David Zwirner is pleased to support the Rema Hort Mann Foundation in presenting The Voting Booth Project. The Rema Hort Mann Foundation commissioned five artists to create work using original voting booths from the 2000 presidential election in Florida. The voting machines from West Palm Beach County retain remnants of original voter materials, including the "hanging chads" and "butterfly ballots" now shorthand for the historical events of the confused ballot count. In anticipation of the 2008 election, assume vivid astro focus, Sandford Biggers, Marcel Dzama, Mickalene Thomas, and Fred Tomaselli have created distinct projects that confront issues of power, memory, and political consequence.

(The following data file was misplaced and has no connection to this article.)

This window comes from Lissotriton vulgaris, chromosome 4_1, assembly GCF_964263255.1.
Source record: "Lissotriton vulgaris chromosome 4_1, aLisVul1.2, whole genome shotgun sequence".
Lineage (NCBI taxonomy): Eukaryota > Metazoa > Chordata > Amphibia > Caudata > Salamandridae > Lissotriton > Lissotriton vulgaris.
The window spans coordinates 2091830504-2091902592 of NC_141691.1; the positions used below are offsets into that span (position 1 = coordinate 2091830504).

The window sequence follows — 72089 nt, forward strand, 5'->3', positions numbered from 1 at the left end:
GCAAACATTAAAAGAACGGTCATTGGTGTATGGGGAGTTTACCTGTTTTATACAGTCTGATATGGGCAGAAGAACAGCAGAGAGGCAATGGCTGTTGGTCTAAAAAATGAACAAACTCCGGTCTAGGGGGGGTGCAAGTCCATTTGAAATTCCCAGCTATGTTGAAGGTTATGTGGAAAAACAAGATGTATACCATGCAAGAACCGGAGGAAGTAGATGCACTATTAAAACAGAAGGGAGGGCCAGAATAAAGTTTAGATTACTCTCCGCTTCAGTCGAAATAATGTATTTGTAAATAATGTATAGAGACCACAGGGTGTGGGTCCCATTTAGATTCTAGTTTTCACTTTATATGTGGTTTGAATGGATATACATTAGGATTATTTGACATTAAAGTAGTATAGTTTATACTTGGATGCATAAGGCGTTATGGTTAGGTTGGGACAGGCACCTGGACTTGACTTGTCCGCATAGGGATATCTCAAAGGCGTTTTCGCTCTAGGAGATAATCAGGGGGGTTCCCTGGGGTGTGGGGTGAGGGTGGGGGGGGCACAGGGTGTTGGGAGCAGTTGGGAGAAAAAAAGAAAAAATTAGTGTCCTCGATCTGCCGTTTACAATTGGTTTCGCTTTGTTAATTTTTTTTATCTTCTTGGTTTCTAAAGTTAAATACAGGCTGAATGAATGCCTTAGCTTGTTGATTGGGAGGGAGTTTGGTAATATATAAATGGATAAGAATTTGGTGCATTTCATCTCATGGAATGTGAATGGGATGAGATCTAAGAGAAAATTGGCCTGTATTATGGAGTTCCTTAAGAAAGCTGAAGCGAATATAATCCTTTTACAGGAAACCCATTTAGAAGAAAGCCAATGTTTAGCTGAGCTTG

"The booths are relics of a controversy,” said Foundation Director Quang Bao. “They look like a Get Smart contraption. If you think about each of the artist's five booths carefully–respectively destroyed, encased, wrapped, embattled, and held accountable–you see how the political materials are made so descriptive of and consequential to the present."
The original booths were donated to the Rema Hort Mann Foundation by Jamie and Peter Hort. Sale of the works through the RHM Foundation will benefit the Foundation's grant programs in support of cancer patients and visual artists. The Voting Booth Project is sponsored by the Lower Manhattan Cultural Council, September 11th Fund, and private donors. The exhibition will travel to Lehmann Maupin and be on view November 7-8.